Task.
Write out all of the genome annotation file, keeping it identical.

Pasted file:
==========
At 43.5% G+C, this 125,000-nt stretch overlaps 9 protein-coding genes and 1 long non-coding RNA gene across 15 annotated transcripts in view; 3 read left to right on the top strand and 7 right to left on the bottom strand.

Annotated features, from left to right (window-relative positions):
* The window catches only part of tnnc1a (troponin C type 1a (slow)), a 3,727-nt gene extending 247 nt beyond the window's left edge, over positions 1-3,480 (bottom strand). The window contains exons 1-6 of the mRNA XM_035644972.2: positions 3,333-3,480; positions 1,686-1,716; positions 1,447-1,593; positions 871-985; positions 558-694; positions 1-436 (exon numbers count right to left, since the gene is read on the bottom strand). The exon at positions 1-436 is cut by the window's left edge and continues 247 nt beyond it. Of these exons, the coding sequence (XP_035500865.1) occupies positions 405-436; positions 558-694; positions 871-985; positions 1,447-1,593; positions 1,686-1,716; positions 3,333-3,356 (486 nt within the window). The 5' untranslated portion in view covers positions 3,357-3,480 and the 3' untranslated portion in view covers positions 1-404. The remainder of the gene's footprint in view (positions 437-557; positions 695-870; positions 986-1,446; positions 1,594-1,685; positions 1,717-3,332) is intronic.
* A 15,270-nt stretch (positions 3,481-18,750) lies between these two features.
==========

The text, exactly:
At 43.5% G+C, this 125,000-nt stretch overlaps 9 protein-coding genes and 1 long non-coding RNA gene across 15 annotated transcripts in view; 3 read left to right on the top strand and 7 right to left on the bottom strand.

Annotated features, from left to right (window-relative positions):
* The window catches only part of tnnc1a (troponin C type 1a (slow)), a 3,727-nt gene extending 247 nt beyond the window's left edge, over positions 1-3,480 (bottom strand). The window contains exons 1-6 of the mRNA XM_035644972.2: positions 3,333-3,480; positions 1,686-1,716; positions 1,447-1,593; positions 871-985; positions 558-694; positions 1-436 (exon numbers count right to left, since the gene is read on the bottom strand). The exon at positions 1-436 is cut by the window's left edge and continues 247 nt beyond it. Of these exons, the coding sequence (XP_035500865.1) occupies positions 405-436; positions 558-694; positions 871-985; positions 1,447-1,593; positions 1,686-1,716; positions 3,333-3,356 (486 nt within the window). The 5' untranslated portion in view covers positions 3,357-3,480 and the 3' untranslated portion in view covers positions 1-404. The remainder of the gene's footprint in view (positions 437-557; positions 695-870; positions 986-1,446; positions 1,594-1,685; positions 1,717-3,332) is intronic.
* A 15,270-nt stretch (positions 3,481-18,750) lies between these two features.